Directed by Roger Michell, with a script by Nick Dear, this film was shot using period lighting -- that is, a candlelit room was filmed using only the light of the candles; rooms lit only by outdoor sunlight were shot using only the light that made it through the windows.
More important than the authentic light and the authentic settings is Nick Dear's delicately balanced screenplay, which allowed the actors to understand why this woman who was once a victim of other people's opinions has gained enough maturity to deserve the man she turned away.
It was Nick Dear's first screenwriting credit -- one which has been swallowed up by IMDbPro's apparent disbelief in the existence of this version of Persuasion. The 2007 TV movie of Persuasion is fine -- but it doesn't hold a candle to this 1995 version. (Did someone involved with the movie offend IMDbPro, causing it to be unfindable there? I know it was released as a feature film in America; my wife and I saw it in a theater. And Roger Ebert reviewed it:
"The details are right (in particular, we notice how dark the houses are), but this is not a costume piece; it is a film about two people who are shy and proud, and about a process of mutual persuasion that takes place between them almost without a word being spoken on the real subject."
The fifth Austen film is Pride & Prejudice again, this time the feature film starring Keira Knightley as Elizabeth, Rosamund Pike as Jane, Donald Sutherland as Mr. Bennet, and Matthew Macfadyen as Darcy.
Coming a decade after the Colin Firth Pride, some thought this movie was unnecessary, and with only 129 minutes to play with, it could not possibly be as faithful to Austen's original. Yet writer Deborah Moggach (Best Exotic Marigold Hotel) and director Joe Wright included more of the lives of the serving classes than any other Jane Austen film has even attempted to do. And Keira Knightley makes a wonderful Elizabeth.
Sixth on the list is 2016's Love & Friendship, based on an early epistolary novel of Austen's that was not published in her lifetime. Whit Stillman wrote the script and directed and produced the film, which throws at us an astonishing number of characters with complicated relationships, and yet manages to keep the action clean and clear.
Depending on your tolerance for epistolary novels (that is, stories told entirely through the letters that characters write to each other), I would argue that this is yet another movie that is better than Austen's original.
Furthermore, I think Stillman's hand is so clever and right that I would love to see him take on a film adaptation of Jane Austen's favorite novel, Frances Burney's Evelina, also an epistolary.
And seventh on the list is the Pride and Prejudice that I grew up on: The Greer Garson/Laurence Olivier black-and-white version. The screenplay makes some totally unnecessary fudges -- showing Lady Catherine de Bourgh as a well-meaning aide to Darcy in "testing" Elizabeth's regard for him is quite a betrayal of Austen -- but it is impossible not to love Greer Garson, as she proved from her first feature film (Goodbye, Mr. Chips, 1939) and her signature war film, Mrs. Miniver (1942). If Greer Garson can't make you laugh and cry, you have no heart.
There are some creditable BBC adaptations quite apart from the ones listed here, and if it were possible to make a good adaptation of Mansfield Park, the 2007 TV movie would have to be it. But it is not possible, because of the nature of the experiment that Jane Austen was carrying out with this novel.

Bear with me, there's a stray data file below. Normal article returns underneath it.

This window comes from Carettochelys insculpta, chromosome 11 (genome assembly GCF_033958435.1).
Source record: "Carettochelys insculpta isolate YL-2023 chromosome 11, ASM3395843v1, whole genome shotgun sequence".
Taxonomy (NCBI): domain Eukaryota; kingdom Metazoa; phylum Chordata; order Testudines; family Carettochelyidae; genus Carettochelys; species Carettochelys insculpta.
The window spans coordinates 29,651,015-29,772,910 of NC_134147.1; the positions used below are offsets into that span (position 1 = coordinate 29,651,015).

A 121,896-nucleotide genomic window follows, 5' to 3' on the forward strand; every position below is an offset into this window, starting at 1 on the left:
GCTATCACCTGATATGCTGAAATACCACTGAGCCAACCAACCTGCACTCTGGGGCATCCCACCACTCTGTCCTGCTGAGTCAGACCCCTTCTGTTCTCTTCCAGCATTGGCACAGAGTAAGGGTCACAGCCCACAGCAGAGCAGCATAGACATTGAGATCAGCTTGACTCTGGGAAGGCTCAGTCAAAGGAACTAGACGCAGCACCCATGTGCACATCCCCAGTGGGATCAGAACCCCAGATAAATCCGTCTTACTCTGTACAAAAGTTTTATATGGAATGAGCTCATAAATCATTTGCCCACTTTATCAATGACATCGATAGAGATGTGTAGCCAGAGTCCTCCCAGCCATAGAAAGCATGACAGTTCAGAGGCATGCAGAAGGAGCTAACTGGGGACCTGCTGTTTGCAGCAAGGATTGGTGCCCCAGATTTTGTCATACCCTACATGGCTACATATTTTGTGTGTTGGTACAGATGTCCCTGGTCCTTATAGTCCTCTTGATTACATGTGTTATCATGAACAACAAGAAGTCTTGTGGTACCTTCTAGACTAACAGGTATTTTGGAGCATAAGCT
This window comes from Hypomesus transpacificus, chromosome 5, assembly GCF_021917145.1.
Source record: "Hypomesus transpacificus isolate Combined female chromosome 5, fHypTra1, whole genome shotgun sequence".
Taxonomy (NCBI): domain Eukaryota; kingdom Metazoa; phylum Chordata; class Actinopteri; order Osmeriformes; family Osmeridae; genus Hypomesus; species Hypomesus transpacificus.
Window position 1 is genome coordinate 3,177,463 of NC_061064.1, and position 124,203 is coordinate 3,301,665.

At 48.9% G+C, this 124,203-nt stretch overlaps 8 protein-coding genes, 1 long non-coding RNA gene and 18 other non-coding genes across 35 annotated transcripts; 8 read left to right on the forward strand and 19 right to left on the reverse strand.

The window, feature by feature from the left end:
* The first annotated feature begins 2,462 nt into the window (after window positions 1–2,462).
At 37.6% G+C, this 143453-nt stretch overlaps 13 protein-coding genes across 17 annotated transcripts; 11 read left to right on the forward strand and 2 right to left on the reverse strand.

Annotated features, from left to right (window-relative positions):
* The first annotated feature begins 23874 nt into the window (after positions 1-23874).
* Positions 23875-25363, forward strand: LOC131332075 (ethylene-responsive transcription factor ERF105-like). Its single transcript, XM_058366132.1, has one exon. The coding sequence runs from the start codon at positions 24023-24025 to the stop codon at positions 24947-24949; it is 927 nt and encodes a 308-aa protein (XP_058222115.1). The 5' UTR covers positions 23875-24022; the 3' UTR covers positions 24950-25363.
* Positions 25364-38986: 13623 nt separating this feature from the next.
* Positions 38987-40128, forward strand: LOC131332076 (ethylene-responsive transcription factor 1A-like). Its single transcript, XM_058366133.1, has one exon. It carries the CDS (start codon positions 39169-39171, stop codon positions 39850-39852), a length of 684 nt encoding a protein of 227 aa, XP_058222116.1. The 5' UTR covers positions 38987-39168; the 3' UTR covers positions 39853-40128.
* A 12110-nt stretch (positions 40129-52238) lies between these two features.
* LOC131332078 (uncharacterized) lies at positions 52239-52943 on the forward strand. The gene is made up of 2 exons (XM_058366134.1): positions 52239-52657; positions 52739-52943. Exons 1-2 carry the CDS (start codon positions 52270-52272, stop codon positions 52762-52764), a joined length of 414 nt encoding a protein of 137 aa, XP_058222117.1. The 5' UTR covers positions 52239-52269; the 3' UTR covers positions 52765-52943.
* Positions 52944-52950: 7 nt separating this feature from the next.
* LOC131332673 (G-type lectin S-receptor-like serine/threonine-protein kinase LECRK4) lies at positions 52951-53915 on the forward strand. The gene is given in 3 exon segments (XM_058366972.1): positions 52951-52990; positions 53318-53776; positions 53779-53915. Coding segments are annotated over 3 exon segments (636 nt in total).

In an era when a virtuous girl was not to show any resistance to authority -- especially not a girl completely dependent on the support of her wealthy relatives -- Austen set herself the challenge of trying to help us understand how Fanny Price managed to keep her virtue and find a road to happiness.
The trouble is that the story is completely hijacked by her far more active and interesting relatives, Maria Bertram and her brothers, and by the conniving Henry and Mary Crawford, a brother-and-sister combo who are only an inch shy of being high-class grifters.
Anna Massey is brilliant as the manipulative Mrs. Norris (yes, this is the character the cat in the Harry Potter books was named for). I'm glad I saw this film. But I can't actually recommend the movie because its only payoff is the miserable end for some of the bad people. I never cared much whether Fanny found happiness, because in this movie the story leaves her behind almost at once. The man she ends up with was kind to her, but was clearly drawn to more interesting women; one knows that they would have a life of soul-numbing boredom together.
As a boring husband myself, I must say that life is a pleasure only because I married someone far more interesting than myself. Fanny's poor husband, a bit of a muddy stick himself, could have had no such hope.
If you think the Gwyneth Paltrow Emma (1996) belongs on this list, think again. It heads my list of worst films that were actually based on a Jane Austen work. (Clueless doesn't count because it only cribs its plot from Emma.)
Not for an instant does Gwyneth Paltrow show even the slightest understanding of her character, which made her a perfect match for director/writer Douglas McGrath, who got everything -- yes, everything -- hopelessly wrong. He, and this movie, understood nothing, so even glimpses of this movie make me angry, sad, and a little bit nauseated.
Why couldn't this movie have ended with someone finding Gwyneth Paltrow's head in a box?
If IMDbPro was determined to make a Jane Austen movie disappear, why couldn't it have been this one, instead of Persuasion?
My wife and I will be spending a happy week this summer in the company of Austen-loving friends, watching the best movies based on the works of the best novelist of all time. Fortunately, all these movies are available as DVDs -- along with other worthy efforts by the BBC to keep Austen's never-ending audience satisfied.
I learned about Baron Fig writing products from Brian Greene at OfficeSupplyGeek.com, one of my favorite online reviewers. I've learned about many cool products through his newsletter, and now I want to tell you about Baron Fig.
I was first drawn to the Baron Fig Alphabet Limited Edition Squire pen. That's a mouthful. Let me translate. Baron Fig makes a simple, no-pocket-clip, high-quality, high-style pen called the Squire. They recently offered the Squire Pen in a limited edition Alphabet version with the English letters displayed down the pen's shaft.
No, they do not assume that their customers need to be reminded of letter shapes or of alphabetical order. It's just ... cool.